Since the beginning this postdoc, I've wrestled with what exactly my long-term career path will be. E and I haven't discussed the particulars yet as I'm focusing on writing a review, getting experiments off the ground and thinking about funding. But it's a conversation we're likely going to have within the next year or so as I will need to prepare for the job market. The thing is, I struggle with how to tell her that I'm no longer convinced academia is a good fit.

The path for anyone pursuing careers outside of academia is an elusive one. Even with the obvious step towards industry, the reality that this transition is a lot more complex with many, many different facets is something most training graduate students are unaware of. Hence where my problem comes in as even though I'm aware of these roads, I'm lost as which one to pursue at the moment. What little I know of industry doesn't appeal as my training is not medically focused. There's the flip of pursuing something more business driven, but the limited exposure I've had to that culture where money is the main driver has left me with a sour taste in my mouth.

A few nights ago, I ventured way outside my comfort zone and attended a seminar on strategy consulting. The theory behind was appealing and given my training I thought it could be worthwhile pursuing. Instead I left the session feeling sick and deflated after the presenter spent most of the presentation talking about her work with a large energy company and the strategy behind soda pop distribution. Whining later that evening to Grey (and him chuckling following a couple "I told you so"), I realized that this was going to be a lot harder than I thought.

Similar to infertility, the road forward usually isn't clear. There are suggestions on how to proceed and often people indicating which directions are often the best to take. But at the end of the day, a lot of this process is filled with failure. Coming up against walls and deciding whether to turn around or scale them. Most often, the ultimate ending is never what was expected and becomes a question of whether the path chosen is one that allows the decision maker to grow.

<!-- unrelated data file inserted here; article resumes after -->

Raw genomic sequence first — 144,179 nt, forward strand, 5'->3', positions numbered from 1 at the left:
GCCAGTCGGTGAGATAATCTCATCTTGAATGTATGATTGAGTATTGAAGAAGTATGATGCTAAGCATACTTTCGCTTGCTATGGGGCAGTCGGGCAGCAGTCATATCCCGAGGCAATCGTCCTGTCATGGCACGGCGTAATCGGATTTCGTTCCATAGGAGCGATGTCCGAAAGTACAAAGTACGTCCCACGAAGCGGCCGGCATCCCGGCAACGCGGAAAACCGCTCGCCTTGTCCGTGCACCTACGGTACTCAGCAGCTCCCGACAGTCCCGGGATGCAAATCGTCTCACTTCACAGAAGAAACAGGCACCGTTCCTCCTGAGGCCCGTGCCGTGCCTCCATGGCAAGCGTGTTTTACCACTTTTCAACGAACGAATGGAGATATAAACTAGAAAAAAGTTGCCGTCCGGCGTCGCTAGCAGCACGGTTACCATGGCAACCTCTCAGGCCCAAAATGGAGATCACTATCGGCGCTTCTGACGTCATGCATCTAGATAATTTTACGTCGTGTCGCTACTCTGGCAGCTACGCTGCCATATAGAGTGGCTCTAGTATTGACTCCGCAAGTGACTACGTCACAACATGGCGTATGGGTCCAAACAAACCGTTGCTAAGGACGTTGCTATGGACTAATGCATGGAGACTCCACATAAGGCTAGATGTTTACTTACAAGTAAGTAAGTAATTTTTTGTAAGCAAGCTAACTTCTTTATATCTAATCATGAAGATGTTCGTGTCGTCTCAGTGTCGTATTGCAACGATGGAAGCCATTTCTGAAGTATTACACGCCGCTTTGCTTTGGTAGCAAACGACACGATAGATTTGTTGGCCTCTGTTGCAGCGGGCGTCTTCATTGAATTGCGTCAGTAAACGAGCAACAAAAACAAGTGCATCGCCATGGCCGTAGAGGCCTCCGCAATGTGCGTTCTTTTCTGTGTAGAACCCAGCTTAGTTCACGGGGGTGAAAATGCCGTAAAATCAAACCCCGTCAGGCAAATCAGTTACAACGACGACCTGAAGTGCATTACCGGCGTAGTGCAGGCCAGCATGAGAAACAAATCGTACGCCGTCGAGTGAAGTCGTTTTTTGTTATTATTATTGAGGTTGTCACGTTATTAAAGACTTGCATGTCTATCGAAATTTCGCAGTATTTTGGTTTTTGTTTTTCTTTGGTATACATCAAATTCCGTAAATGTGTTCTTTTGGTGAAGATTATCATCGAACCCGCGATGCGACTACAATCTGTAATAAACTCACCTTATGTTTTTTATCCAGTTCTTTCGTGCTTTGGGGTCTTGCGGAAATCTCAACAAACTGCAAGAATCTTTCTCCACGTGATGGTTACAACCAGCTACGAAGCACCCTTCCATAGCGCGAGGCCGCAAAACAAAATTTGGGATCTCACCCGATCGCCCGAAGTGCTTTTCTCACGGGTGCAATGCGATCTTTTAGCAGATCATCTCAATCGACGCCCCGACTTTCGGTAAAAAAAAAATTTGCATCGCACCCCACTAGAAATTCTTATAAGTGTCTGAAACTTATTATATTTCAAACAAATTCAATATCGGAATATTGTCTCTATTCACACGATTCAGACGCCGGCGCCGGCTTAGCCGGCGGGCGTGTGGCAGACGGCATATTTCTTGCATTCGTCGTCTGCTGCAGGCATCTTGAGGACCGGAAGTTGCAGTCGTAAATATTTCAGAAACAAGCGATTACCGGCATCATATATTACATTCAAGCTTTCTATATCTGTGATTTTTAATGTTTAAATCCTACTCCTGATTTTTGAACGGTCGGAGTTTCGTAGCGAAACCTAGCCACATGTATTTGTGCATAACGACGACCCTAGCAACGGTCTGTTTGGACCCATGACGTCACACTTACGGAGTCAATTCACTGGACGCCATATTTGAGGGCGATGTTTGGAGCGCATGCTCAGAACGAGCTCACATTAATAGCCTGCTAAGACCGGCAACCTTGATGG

I'm struggling at the moment. I know I need to continue pushing and exploring options. After all, it's the reason I pursued this postdoc as I knew it had the potential to open doors. And yet there is the temptation to put my head down and not face the unknown. Not yet anyway.

Monday, November 9, 2015

#MicroblogMondays: the other side of the story

Not sure what #MicroblogMondays is? Read the inaugural post which explains the idea and how you can participate too.

"I don't care if you're going to tell everyone about what I have done to you. But please, just don't forget to tell them about what you did to me."
~Author unknown.

This past weekend, Grey and I received news that his eldest nephew is leaving his mother. For years since my BIL divorced his first wife, she has used games and lies to drive a wedge between this boy and the rest of Grey's family. Granted, Grey's eldest brother has had his role. He's made decisions that haven't been in the best interest of his family. But the story has been very one sided.

Over the past few years, though, the truth has been coming out. The picture-perfect lifestyle she worked so hard to maintain has unraveled. The final straw came when a new boyfriend harmed our nephew's dog, making it clear he wouldn't hesitate to do so again. And with that plans are in motion for him to finally break away from her.